This is the 150th year of the Emancipation Proclamation. Recently, I read what opponents of the Proclamation said back in 1862. They are quite interesting to read on this side of history. Some opponents argued: It didn’t free slaves in areas controlled by the Union; it would prolong the war by enraging the South even more; it would incite slaves to extreme violence against white Southerners. Today, we know that passing the Emancipation Proclamation was the right thing to do, and a pivotal point in our history. It led to the 13th Amendment to abolish slavery two years later.
Prop 35 has garnered enormous, and ever increasing, support from people and organizations throughout the state and nation. Prop 35 really is a no-brainer initiative. And Prop 35 is urgently needed to stop modern slavery in California.
The Prop 35 text is carefully drafted following the federal law and is co-authored by 23-veteran prosecutor and nationally recognized human trafficking expert, Sharmin Bock. Get the real scoop on Prop 35 from the horse’s mouth here.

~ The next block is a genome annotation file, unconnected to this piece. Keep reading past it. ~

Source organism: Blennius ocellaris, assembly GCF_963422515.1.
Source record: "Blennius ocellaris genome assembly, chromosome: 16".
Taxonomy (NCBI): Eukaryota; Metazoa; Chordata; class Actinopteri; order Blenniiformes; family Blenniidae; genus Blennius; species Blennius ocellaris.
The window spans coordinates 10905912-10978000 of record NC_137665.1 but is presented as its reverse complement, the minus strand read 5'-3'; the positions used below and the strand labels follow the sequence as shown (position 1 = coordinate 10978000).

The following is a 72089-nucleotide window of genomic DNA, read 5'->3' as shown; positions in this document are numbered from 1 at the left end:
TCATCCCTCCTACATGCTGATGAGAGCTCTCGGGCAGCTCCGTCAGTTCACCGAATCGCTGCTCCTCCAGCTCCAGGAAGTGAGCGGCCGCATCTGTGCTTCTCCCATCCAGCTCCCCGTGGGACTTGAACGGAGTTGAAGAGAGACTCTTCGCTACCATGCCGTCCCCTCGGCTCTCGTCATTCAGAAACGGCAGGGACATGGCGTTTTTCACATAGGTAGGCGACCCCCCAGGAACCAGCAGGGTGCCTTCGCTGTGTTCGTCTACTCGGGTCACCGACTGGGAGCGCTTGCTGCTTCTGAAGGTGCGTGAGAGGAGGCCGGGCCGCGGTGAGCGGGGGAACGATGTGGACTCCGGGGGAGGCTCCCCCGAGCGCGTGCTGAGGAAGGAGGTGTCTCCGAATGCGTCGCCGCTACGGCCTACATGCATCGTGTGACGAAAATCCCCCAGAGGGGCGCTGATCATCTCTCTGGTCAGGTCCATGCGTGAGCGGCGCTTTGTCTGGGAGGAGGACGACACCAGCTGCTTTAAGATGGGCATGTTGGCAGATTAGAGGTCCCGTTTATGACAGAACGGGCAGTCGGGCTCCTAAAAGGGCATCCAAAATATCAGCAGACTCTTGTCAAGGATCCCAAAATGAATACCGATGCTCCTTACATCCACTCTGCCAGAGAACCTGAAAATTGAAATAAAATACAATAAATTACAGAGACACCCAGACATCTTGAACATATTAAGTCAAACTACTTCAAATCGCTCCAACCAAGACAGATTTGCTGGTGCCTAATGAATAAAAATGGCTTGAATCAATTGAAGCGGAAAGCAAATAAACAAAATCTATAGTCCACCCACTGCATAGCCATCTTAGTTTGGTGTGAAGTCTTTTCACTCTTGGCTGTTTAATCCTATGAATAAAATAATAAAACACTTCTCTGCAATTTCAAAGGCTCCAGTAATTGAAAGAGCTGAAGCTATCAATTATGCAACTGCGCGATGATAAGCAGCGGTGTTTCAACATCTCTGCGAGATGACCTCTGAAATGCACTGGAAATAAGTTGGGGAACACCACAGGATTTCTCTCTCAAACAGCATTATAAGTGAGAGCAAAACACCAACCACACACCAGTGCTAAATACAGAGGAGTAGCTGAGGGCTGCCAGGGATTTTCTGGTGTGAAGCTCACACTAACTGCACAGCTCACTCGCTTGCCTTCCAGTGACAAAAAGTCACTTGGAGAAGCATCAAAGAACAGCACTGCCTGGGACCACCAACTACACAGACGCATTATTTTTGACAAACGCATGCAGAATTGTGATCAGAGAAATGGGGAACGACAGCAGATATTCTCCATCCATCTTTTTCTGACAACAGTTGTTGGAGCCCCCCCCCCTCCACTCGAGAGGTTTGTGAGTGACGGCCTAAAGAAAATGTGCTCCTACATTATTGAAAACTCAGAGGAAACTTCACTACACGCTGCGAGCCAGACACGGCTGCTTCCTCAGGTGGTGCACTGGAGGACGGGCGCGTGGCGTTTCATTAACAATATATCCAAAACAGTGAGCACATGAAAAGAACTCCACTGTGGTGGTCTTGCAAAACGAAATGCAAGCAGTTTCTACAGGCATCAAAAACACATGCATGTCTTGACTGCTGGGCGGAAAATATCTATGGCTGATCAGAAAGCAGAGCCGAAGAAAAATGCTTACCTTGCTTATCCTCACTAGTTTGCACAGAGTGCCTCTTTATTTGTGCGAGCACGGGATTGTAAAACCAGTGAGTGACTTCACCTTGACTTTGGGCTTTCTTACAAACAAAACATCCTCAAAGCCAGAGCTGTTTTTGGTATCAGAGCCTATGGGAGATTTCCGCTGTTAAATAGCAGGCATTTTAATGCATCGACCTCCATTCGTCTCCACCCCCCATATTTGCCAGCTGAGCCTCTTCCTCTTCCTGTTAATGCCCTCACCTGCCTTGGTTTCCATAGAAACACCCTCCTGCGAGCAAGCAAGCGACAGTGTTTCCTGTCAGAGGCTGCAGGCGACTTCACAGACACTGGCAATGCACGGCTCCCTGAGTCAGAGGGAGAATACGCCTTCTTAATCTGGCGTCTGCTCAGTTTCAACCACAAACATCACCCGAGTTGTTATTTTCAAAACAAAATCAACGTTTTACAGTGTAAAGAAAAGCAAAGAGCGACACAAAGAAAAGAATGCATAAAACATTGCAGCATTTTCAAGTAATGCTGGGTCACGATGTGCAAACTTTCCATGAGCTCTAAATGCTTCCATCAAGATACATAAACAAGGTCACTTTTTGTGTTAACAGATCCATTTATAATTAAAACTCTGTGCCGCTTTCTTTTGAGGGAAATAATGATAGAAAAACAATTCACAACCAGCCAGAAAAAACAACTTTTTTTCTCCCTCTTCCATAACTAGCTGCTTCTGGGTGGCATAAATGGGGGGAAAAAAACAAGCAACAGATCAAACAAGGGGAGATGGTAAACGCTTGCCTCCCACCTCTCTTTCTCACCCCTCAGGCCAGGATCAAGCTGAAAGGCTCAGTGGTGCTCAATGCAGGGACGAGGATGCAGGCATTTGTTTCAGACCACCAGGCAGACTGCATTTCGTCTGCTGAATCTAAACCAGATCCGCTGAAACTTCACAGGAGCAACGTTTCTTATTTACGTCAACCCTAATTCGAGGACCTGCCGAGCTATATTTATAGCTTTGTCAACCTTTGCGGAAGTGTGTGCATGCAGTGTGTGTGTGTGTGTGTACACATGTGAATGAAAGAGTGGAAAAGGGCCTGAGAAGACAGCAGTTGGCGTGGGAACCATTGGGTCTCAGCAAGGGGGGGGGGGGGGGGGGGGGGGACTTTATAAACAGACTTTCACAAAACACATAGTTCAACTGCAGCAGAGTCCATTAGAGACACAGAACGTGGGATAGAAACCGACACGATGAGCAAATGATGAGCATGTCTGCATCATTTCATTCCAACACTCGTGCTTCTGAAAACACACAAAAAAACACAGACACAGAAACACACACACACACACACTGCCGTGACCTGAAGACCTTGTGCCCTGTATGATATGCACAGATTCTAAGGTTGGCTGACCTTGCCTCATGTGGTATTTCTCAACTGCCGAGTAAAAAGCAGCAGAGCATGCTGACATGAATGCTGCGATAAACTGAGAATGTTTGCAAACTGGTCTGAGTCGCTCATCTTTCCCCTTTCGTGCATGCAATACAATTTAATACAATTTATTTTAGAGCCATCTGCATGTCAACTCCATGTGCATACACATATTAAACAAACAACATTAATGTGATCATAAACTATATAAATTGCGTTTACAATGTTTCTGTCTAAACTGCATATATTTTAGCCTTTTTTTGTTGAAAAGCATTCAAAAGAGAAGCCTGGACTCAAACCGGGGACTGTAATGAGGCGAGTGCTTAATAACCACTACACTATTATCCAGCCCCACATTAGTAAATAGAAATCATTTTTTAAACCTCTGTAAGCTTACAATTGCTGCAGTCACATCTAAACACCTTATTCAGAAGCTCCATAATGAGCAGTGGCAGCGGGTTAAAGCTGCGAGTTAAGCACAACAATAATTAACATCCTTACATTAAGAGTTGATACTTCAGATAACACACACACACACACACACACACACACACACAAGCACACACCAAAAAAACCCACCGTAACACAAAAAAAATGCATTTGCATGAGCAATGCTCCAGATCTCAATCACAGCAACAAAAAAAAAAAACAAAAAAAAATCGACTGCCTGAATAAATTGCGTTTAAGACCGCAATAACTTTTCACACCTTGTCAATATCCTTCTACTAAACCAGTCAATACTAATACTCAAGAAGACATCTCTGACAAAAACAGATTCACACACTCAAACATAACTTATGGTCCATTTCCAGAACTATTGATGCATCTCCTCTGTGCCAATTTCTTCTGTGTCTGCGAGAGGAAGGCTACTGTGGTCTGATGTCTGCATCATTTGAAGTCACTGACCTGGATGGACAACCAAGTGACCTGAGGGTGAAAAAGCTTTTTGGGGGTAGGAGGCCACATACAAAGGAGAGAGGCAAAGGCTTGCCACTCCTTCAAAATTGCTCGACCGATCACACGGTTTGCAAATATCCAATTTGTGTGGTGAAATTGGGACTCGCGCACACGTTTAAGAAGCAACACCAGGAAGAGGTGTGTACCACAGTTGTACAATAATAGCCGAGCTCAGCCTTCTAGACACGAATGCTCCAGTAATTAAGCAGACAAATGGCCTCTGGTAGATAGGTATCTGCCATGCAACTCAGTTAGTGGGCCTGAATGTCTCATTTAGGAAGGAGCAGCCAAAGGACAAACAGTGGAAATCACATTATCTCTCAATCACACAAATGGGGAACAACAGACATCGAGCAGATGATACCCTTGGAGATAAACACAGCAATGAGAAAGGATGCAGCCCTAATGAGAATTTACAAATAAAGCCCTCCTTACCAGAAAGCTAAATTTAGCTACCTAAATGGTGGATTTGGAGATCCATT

But no matter what one does, there’s bound to be criticisms. While this is expected, I also believe in keeping people accountable to the factual accuracies of the statements made publicly to voters. First, voters deserve to get accurate information. More importantly, we have real lives at stake.
Recently, one op-ed was posted in the San Jose Mercury that is plagued by factually and legally inaccurate statements. I feel compelled to respond although I usually don’t respond to articles.
As a prosecutor who has spent over a decade fighting human trafficking, I’ve seen the terrible human toll of sex trafficking in California. Every day, women and children are forced to sell their bodies, on the streets and online, for the financial gain of human traffickers.
I have helped to create and lead the first of its kind unit in the nation dedicated to recovering sexually exploited children and prosecuting those who profit from selling them. Since 2006, this unit has prosecuted over 200 sex traffickers and supported the rescue of hundreds of children, some as young as 11 years old.